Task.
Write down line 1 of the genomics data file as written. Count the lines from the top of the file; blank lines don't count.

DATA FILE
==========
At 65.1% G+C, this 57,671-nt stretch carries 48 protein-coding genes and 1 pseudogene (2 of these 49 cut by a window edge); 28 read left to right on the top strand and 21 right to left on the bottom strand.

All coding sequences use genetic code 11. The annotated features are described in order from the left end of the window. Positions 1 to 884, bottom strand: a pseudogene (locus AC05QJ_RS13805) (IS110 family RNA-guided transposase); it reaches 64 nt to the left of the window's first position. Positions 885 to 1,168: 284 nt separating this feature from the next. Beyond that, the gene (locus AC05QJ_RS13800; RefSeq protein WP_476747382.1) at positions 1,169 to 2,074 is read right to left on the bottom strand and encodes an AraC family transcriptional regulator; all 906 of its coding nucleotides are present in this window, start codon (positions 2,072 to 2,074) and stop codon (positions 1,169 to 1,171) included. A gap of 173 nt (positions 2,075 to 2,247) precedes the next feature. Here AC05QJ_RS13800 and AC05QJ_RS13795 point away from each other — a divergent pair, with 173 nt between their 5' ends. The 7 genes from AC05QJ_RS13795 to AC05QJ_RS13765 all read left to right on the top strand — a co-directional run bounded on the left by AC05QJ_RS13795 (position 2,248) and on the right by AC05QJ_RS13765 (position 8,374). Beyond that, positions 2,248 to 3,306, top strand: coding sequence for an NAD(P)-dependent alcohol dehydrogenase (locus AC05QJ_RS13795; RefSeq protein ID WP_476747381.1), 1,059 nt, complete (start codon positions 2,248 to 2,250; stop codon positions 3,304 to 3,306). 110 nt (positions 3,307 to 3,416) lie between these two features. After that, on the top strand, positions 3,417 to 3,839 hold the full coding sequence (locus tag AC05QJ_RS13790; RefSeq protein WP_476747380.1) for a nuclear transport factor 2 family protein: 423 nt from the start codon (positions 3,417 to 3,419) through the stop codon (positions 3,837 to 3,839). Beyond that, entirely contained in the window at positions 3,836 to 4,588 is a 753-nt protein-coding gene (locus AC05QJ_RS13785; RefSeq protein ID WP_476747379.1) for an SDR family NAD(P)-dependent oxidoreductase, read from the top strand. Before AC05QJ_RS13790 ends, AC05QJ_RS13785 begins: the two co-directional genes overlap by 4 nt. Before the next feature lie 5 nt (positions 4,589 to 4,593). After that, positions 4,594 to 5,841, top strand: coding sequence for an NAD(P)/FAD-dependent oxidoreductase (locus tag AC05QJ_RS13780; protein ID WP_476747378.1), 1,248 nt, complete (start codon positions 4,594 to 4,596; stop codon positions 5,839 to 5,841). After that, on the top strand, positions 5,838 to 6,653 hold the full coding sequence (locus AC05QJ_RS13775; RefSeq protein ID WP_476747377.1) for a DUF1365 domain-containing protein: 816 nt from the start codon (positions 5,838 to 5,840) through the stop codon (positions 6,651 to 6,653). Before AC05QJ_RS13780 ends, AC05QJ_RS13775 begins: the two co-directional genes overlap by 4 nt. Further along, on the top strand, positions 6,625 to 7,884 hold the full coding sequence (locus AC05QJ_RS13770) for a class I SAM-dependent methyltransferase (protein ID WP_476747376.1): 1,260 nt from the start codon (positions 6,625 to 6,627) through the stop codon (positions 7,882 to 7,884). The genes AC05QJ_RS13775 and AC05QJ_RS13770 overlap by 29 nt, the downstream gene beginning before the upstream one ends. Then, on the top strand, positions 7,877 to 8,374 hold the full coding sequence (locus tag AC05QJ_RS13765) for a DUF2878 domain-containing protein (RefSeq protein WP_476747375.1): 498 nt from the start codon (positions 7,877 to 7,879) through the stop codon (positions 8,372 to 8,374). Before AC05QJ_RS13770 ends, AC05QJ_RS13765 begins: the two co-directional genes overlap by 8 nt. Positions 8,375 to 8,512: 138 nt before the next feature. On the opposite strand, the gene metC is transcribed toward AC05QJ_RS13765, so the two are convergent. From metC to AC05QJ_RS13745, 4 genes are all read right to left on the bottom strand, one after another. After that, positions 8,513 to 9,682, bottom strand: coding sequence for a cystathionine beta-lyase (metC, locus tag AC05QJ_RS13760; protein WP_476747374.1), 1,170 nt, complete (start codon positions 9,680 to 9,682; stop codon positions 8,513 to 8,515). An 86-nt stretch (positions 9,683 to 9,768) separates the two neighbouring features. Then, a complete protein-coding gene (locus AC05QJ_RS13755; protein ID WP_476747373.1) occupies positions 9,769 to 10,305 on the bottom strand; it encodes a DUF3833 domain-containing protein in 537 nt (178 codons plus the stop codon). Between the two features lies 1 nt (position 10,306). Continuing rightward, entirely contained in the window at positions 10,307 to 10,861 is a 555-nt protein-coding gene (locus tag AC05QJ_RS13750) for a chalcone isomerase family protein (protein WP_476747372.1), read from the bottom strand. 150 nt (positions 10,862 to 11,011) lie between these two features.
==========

At 65.1% G+C, this 57,671-nt stretch carries 48 protein-coding genes and 1 pseudogene (2 of these 49 cut by a window edge); 28 read left to right on the top strand and 21 right to left on the bottom strand.